The soundtrack changes constantly – I can be totally hooked on a song or an artist’s catalog, and then another takes its place. New music, old music, music made by friends or made 100 years ago -

What is most difficult to find in contemporary culture?
One of the most difficult things for me to find is time for silent reverie. I obsess over my phone, the information and distraction it presents. Add on the daily news and household duties and work desires. New York is a very active city – there are always 10 things possible to be doing, so carving out quiet time is essential but not always easy.

What do you find most exciting in contemporary culture?
To me adding modern technology into the mix of contemporary art practice makes for exciting new possibilities.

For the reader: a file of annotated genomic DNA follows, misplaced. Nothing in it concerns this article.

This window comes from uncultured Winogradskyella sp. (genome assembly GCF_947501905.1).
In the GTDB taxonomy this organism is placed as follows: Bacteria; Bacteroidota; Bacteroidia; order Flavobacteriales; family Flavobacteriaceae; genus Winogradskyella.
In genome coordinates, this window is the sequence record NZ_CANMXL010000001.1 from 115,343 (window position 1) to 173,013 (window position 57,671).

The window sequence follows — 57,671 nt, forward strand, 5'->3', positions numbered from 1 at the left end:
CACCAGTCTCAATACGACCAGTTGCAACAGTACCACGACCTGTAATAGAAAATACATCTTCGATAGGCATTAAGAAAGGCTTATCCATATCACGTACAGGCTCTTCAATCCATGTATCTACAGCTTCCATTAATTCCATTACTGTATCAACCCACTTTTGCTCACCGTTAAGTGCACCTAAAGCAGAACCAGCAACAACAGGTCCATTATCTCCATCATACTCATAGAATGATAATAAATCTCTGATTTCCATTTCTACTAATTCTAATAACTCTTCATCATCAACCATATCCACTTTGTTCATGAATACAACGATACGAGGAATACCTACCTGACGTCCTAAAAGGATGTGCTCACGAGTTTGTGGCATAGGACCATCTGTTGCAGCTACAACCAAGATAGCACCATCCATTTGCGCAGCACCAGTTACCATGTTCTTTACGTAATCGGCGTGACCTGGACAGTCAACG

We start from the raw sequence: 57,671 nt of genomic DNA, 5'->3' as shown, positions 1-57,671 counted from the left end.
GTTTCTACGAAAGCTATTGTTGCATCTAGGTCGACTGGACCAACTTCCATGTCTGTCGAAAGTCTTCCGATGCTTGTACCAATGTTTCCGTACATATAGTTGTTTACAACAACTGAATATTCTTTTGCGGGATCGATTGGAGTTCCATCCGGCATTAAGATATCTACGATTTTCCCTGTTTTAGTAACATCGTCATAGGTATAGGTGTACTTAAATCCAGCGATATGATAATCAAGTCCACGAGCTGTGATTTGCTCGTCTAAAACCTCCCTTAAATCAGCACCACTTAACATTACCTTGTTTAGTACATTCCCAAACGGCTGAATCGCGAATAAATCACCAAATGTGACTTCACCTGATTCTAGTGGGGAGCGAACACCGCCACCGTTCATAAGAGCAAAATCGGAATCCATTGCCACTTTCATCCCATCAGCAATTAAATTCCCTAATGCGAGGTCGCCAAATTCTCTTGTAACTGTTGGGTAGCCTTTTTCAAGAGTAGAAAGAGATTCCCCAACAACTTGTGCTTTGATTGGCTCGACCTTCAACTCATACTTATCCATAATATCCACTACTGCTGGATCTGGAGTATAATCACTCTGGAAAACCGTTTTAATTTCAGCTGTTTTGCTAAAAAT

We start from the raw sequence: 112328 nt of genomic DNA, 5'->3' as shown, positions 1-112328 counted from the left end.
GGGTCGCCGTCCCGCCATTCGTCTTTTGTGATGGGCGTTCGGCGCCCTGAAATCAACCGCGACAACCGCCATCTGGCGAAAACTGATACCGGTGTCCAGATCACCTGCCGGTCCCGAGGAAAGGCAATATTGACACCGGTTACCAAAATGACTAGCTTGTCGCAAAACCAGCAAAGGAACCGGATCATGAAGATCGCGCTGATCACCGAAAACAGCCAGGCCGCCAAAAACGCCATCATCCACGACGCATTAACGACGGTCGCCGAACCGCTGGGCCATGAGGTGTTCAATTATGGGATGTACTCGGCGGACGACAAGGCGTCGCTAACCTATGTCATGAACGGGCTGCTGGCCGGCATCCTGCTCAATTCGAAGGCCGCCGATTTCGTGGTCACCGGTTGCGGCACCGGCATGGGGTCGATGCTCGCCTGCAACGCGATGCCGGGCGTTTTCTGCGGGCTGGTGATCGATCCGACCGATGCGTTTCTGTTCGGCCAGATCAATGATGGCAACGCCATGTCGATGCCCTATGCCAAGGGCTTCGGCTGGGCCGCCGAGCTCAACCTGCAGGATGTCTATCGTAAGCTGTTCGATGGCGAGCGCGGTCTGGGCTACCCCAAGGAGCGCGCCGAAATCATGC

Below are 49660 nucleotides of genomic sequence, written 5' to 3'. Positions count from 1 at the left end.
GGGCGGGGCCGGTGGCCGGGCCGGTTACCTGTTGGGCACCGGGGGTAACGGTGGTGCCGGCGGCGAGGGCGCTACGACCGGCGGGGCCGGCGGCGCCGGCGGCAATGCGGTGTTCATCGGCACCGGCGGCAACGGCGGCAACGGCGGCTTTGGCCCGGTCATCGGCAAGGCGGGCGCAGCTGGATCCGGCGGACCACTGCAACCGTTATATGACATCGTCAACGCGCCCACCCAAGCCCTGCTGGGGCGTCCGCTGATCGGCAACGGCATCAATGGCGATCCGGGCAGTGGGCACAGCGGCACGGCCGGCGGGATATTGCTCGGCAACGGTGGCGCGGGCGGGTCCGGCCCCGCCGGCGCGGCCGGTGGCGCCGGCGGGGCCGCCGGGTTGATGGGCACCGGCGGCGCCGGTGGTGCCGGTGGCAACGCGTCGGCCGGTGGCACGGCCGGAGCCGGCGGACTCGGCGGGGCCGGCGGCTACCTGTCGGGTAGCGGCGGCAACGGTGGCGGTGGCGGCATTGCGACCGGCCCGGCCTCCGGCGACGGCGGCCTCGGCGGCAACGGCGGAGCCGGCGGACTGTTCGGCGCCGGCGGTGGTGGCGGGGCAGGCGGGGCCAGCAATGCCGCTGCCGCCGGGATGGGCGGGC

The best arthouse films?
Lately I’ve been immersed in Fellini films! I never knew his body of work deeply, so I’ve started with some of the earliest and working through them all. I loved I Vitelloni, La Strada and especially Nights of Cabiria.

What is good design?
Good design fulfills a function – it can be a fork or a car or a pair of socks – and does so elegantly, made with care and consideration.

Where do you find good design?
Everywhere I look. I was standing next to an elderly Chinese man in Chinatown the other day, and I noticed a tiny pair of folding scissors – bright metal – hanging from his keychain. They were fully functional, and folded for protection and transport, and cheap (he said, “you buy here in Chinatown, one dollar fifty cent!”). Good design need not be expensive.

What do you still wish to learn?